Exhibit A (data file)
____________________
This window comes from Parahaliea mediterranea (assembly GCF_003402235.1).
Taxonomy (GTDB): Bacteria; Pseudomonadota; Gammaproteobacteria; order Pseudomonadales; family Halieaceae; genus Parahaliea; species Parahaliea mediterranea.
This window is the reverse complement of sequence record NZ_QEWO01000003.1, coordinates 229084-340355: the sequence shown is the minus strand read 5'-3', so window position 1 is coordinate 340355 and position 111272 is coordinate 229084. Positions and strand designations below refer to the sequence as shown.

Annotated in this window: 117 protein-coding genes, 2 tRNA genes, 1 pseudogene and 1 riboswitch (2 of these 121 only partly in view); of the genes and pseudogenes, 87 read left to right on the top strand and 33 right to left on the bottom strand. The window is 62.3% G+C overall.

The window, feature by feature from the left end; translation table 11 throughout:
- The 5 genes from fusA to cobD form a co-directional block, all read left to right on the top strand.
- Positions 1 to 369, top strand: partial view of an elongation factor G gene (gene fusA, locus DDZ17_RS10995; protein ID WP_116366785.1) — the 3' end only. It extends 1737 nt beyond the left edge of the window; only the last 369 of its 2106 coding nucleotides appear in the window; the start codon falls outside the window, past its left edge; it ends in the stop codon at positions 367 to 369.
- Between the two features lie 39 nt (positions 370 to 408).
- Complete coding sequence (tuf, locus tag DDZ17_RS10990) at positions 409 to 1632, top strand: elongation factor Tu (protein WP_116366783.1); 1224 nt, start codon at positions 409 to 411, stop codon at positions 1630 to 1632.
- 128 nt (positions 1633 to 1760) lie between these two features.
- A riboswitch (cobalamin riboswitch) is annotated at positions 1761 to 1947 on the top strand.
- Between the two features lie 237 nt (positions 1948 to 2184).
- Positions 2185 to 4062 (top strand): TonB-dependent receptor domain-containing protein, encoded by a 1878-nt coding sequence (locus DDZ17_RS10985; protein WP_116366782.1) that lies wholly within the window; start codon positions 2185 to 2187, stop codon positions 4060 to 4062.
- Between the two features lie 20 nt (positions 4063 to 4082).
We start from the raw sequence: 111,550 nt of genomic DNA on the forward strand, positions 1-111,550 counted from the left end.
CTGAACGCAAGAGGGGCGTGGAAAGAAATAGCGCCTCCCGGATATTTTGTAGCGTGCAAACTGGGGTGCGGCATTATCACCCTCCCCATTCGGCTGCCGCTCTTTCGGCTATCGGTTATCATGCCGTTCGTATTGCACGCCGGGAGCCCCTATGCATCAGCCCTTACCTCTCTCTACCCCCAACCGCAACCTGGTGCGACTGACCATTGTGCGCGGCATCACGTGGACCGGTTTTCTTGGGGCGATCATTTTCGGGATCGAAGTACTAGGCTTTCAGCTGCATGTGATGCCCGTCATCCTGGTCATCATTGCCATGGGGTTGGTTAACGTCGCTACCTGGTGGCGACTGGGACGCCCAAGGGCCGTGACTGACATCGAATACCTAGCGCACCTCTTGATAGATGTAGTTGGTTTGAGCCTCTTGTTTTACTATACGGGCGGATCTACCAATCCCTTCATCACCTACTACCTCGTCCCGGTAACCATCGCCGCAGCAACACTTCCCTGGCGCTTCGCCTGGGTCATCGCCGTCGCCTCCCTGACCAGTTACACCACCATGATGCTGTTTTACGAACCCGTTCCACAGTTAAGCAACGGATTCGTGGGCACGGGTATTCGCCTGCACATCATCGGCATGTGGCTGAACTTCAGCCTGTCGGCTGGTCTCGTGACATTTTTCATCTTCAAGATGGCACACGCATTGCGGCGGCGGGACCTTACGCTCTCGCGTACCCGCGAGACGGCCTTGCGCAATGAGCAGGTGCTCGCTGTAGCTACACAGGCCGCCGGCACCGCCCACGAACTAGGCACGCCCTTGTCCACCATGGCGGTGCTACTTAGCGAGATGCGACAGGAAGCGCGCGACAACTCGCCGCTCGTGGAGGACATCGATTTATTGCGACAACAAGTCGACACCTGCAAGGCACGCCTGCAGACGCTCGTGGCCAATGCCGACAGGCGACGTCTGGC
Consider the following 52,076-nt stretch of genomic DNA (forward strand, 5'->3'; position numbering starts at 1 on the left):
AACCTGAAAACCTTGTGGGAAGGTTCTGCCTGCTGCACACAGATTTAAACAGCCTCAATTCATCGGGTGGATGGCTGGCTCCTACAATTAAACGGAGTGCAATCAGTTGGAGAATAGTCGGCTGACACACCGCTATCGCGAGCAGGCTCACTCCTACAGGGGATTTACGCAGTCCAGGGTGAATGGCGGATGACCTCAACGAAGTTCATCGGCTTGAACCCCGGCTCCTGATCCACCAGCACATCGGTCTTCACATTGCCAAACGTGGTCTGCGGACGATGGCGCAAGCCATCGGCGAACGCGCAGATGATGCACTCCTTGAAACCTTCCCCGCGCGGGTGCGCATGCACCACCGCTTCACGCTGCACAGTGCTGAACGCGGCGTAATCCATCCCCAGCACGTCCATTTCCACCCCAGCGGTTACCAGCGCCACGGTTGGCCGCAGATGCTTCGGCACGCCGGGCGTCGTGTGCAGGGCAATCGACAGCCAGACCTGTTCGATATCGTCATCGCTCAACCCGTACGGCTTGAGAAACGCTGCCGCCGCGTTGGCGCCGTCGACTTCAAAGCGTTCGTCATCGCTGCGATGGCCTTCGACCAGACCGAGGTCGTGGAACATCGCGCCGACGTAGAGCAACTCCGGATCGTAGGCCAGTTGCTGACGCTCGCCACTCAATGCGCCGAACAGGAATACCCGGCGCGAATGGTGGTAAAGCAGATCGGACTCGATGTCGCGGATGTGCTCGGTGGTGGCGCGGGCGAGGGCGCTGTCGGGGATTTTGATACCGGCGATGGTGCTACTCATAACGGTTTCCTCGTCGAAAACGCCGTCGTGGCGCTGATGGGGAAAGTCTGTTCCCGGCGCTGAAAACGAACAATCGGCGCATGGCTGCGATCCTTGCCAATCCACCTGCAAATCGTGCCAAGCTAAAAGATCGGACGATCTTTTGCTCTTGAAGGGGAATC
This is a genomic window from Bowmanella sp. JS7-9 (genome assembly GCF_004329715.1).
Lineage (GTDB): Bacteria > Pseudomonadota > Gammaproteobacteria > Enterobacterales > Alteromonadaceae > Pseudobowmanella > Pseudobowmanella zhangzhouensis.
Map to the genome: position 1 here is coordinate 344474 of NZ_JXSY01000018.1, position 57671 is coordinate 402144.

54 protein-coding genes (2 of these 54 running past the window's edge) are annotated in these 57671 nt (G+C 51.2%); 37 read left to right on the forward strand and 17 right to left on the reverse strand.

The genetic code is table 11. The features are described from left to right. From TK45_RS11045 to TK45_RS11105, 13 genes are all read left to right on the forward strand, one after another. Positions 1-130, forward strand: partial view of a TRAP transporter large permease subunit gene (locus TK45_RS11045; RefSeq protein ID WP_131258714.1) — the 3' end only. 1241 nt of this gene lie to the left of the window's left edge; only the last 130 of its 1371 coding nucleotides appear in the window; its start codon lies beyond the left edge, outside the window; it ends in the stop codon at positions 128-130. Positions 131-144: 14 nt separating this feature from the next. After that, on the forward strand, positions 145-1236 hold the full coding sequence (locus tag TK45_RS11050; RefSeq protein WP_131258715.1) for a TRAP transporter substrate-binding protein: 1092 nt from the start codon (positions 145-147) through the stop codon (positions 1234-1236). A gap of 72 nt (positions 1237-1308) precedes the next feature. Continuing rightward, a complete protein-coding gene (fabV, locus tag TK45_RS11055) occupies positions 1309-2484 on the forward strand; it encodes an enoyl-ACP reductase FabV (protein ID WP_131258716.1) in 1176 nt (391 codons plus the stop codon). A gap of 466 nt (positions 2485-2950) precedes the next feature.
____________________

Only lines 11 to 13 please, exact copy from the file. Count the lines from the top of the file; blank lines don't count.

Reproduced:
- A riboswitch (cobalamin riboswitch) is annotated at positions 1761 to 1947 on the top strand.
- Between the two features lie 237 nt (positions 1948 to 2184).
- Positions 2185 to 4062 (top strand): TonB-dependent receptor domain-containing protein, encoded by a 1878-nt coding sequence (locus DDZ17_RS10985; protein WP_116366782.1) that lies wholly within the window; start codon positions 2185 to 2187, stop codon positions 4060 to 4062.